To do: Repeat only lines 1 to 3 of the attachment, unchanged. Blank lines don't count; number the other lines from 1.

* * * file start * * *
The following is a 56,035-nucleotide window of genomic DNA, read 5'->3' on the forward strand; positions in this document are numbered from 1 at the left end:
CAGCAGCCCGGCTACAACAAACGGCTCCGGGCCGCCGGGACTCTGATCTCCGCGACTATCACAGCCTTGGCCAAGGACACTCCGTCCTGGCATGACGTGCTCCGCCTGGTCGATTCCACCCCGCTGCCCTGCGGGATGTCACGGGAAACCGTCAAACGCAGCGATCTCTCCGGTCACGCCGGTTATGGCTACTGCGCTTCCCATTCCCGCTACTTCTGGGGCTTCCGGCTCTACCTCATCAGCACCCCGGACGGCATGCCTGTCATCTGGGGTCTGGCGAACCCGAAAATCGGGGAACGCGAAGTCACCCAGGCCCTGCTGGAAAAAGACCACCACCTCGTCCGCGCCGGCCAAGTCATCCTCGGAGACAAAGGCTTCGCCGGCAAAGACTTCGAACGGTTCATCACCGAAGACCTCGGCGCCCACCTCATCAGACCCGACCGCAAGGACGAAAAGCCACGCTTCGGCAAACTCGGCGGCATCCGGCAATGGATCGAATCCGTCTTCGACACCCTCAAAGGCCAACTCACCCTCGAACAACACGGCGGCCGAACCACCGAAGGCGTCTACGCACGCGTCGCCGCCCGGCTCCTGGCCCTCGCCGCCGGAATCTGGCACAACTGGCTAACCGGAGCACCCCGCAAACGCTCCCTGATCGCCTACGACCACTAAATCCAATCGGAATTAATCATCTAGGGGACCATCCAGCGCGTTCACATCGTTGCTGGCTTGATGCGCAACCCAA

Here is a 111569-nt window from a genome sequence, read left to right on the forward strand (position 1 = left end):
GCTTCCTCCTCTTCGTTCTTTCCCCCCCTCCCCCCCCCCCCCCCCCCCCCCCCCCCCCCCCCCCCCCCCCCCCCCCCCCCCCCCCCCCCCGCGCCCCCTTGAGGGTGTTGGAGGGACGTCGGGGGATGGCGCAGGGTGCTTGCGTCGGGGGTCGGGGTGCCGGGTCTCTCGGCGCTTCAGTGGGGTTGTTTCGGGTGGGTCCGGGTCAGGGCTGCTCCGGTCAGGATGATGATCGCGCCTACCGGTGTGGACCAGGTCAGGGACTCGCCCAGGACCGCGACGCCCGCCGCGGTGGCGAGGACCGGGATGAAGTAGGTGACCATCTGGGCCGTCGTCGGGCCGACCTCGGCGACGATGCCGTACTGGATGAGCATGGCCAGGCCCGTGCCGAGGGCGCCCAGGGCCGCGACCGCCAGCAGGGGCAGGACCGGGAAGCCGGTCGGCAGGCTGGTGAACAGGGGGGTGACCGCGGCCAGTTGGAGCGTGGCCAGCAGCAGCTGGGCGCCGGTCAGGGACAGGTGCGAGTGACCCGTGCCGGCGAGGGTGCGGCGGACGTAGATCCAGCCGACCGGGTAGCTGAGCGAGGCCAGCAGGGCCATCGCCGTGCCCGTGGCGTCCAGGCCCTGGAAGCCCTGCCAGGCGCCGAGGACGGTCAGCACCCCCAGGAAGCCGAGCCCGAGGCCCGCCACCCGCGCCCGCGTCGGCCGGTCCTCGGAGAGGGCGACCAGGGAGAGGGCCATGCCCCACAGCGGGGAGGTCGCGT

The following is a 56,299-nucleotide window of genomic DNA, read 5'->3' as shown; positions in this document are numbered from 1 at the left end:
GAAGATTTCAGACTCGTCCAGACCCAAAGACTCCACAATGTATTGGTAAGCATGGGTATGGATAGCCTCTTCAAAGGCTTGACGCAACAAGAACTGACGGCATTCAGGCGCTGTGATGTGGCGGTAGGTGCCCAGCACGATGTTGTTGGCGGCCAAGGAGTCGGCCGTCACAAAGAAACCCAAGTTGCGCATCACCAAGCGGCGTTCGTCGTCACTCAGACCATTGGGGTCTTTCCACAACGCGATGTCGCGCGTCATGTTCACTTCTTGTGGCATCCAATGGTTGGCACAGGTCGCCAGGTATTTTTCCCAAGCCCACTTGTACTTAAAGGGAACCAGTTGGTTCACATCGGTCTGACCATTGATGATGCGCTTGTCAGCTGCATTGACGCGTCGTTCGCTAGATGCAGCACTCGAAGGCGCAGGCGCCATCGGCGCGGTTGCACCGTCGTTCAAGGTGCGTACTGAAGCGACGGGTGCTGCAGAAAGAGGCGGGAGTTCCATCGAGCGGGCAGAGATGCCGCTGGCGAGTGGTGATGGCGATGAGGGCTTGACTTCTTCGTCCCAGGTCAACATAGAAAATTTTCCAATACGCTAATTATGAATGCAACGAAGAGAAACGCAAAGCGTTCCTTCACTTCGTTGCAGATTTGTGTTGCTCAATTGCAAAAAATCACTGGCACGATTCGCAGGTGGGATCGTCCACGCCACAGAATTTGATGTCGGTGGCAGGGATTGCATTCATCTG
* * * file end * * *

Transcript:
The following is a 56,035-nucleotide window of genomic DNA, read 5'->3' on the forward strand; positions in this document are numbered from 1 at the left end:
CAGCAGCCCGGCTACAACAAACGGCTCCGGGCCGCCGGGACTCTGATCTCCGCGACTATCACAGCCTTGGCCAAGGACACTCCGTCCTGGCATGACGTGCTCCGCCTGGTCGATTCCACCCCGCTGCCCTGCGGGATGTCACGGGAAACCGTCAAACGCAGCGATCTCTCCGGTCACGCCGGTTATGGCTACTGCGCTTCCCATTCCCGCTACTTCTGGGGCTTCCGGCTCTACCTCATCAGCACCCCGGACGGCATGCCTGTCATCTGGGGTCTGGCGAACCCGAAAATCGGGGAACGCGAAGTCACCCAGGCCCTGCTGGAAAAAGACCACCACCTCGTCCGCGCCGGCCAAGTCATCCTCGGAGACAAAGGCTTCGCCGGCAAAGACTTCGAACGGTTCATCACCGAAGACCTCGGCGCCCACCTCATCAGACCCGACCGCAAGGACGAAAAGCCACGCTTCGGCAAACTCGGCGGCATCCGGCAATGGATCGAATCCGTCTTCGACACCCTCAAAGGCCAACTCACCCTCGAACAACACGGCGGCCGAACCACCGAAGGCGTCTACGCACGCGTCGCCGCCCGGCTCCTGGCCCTCGCCGCCGGAATCTGGCACAACTGGCTAACCGGAGCACCCCGCAAACGCTCCCTGATCGCCTACGACCACTAAATCCAATCGGAATTAATCATCTAGGGGACCATCCAGCGCGTTCACATCGTTGCTGGCTTGATGCGCAACCCAA

Here is a 111569-nt window from a genome sequence, read left to right on the forward strand (position 1 = left end):